Published in 1966 and dedicated to Jack Dunphy and Harper Lee with Capote’s ‘love and gratitude’, In Cold Blood is ‘controversial and compelling’. It ‘reconstructs the murder in 1959 of a Kansas farmer, his wife and children. Truman Capote’s comprehensive study of the killings and subsequent investigation explores the circumstances surrounding this terrible crime, as well as the effects which it had on those involved. At the centre of his study are the amoral young killers Perry Smith and Dick Hickok, who, vividly drawn by Capote, are shown to be reprehensible, yet entirely and frighteningly human’. All of the material which Capote says is ‘not derived from my own observation’ is taken from official records and interviews ‘conducted over a considerable period of time’.
Capote masterfully sets the scene and tone of the whole from the outset: ‘The village of Holcomb stands on the high wheat plains of western Kansas, a lonesome area that other Kansans call “out there”. Some seventy miles east of the Colorado border, the countryside, with its hard blue skies and desert-clean air, has an atmosphere that is rather more Far West than Middle West. The local accent is barbed with a prairie twang… and the men, many of them, wear narrow frontier trousers, Stetsons, and high-heeled boots with pointed toes’. Holcomb itself is described as ‘an aimless congregation of buildings divided in the centre by the main-line tracks of the Santa Fe Railroad… After rain, or when snowfalls thaw, the streets, unnamed, unshaded, unpaved, turn from the thickest dust into the driest mud’.
As in his fiction, his depiction and control of every single scene is gripping and vivid. This is particularly true when he describes the event which was to shake the entire community: ‘But then, in the earliest hours of the morning in November, a Sunday morning, certain foreign sounds impinged on the normal nightly Holcomb noises – on the keening hysteria of coyotes, the dry scrape of scuttling tumbleweed, the racing, receding wail of locomotive whistles. At the time, not a soul in sleeping Holcomb heard them – four shotgun blasts that, all told, ended six human lives. But afterwards the townspeople, theretofore sufficiently unfearful of each other to seldom trouble to lock their doors, found fantasy recreating them over and again – those sombre explosions that stimulated fires of mistrust in the glare of which many old neighbours viewed each other strangely, and as strangers’.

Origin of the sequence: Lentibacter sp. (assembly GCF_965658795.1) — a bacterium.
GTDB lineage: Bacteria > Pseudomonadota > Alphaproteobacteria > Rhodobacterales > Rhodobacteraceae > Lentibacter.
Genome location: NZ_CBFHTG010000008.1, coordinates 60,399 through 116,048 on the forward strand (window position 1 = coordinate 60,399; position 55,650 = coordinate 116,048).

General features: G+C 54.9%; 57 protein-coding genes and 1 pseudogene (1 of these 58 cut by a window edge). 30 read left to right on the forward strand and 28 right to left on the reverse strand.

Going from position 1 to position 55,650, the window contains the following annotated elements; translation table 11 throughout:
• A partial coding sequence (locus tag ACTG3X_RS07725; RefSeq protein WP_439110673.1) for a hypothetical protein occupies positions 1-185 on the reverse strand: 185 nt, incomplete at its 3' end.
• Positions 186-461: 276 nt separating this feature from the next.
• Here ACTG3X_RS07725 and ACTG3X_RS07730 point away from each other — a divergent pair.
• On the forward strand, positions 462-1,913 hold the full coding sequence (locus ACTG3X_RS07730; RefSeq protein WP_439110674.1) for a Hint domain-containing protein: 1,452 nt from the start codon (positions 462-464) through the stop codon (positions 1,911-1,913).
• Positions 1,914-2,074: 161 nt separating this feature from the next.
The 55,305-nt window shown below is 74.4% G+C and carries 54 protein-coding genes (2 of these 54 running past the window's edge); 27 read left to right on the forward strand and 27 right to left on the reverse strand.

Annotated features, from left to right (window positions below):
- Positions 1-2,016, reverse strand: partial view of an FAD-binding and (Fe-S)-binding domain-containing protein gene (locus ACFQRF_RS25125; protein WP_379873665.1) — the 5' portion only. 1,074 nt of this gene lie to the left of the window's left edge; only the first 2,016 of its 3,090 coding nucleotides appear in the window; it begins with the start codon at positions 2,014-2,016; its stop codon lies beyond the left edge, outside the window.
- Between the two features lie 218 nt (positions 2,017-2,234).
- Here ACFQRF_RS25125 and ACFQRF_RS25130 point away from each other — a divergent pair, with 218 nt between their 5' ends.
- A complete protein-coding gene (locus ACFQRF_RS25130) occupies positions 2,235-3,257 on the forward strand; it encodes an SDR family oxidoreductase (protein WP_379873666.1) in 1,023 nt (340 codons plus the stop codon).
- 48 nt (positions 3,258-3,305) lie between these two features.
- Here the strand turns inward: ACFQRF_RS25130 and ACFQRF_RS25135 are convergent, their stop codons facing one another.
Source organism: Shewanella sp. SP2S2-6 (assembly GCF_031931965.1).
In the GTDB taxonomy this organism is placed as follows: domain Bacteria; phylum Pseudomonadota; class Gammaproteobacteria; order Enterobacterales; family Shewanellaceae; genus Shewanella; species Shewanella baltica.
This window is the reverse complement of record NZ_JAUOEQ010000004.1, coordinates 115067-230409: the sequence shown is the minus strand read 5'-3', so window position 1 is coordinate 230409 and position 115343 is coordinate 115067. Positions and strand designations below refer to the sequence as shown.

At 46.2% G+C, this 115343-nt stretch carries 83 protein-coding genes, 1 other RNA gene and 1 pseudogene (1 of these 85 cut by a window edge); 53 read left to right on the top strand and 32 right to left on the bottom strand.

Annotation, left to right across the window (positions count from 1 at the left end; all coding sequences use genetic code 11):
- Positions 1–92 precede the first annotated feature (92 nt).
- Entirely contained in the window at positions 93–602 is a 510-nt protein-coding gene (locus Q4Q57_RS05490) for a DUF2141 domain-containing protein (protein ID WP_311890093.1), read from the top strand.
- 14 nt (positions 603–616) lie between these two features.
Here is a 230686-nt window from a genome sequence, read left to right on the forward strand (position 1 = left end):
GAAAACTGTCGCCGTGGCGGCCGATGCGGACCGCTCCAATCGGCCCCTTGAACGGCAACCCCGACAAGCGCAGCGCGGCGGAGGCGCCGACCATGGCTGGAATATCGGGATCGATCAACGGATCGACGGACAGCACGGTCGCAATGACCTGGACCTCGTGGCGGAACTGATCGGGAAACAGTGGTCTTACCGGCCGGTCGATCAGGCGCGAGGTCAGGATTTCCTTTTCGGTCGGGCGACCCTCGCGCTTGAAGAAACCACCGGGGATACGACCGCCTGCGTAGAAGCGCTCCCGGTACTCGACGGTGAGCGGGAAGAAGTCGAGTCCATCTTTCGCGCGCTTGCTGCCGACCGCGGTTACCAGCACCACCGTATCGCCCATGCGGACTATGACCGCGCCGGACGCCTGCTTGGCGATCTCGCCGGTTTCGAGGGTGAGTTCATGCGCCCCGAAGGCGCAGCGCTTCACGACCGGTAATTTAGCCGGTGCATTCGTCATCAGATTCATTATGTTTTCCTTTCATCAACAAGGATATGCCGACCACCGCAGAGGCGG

The Clutter family – Herbert and Bonnie, and the youngest of their four children, sixteen-year-old Nancy and fourteen-year-old Kenyon – are the victims, all of whom were tied up and shot at close range in their home in 1959. Descended from German immigrants who moved to Kansas in 1880, they were a prominent and well-respected family in the area, and all were profoundly shocked at their murder: ‘Feeling wouldn’t run half so high if this had happened to anyone except the Clutters. Anyone less admired. Prosperous. Secure. But that family represented everything people hereabouts really value and respect, and that such a thing could happen to them – well, it’s like being told there is no God. It makes life seem pointless. I don’t think people are so much frightened as they are deeply depressed’. The peripheral characters which Capote makes use of, both in terms of testimony and as part of his beautifully prosaic telling of the murders, are wonderfully and strikingly described. Local postmistress Myrtle Clare, for example, is ‘a gaunt trouser-wearing, woollen-shirted, cowboy-booted, ginger-coloured, gingery-tempered woman of unrevealed age… but promptly revealed opinions, most of which are announced in a voice of rooster-crow altitude and penetration’.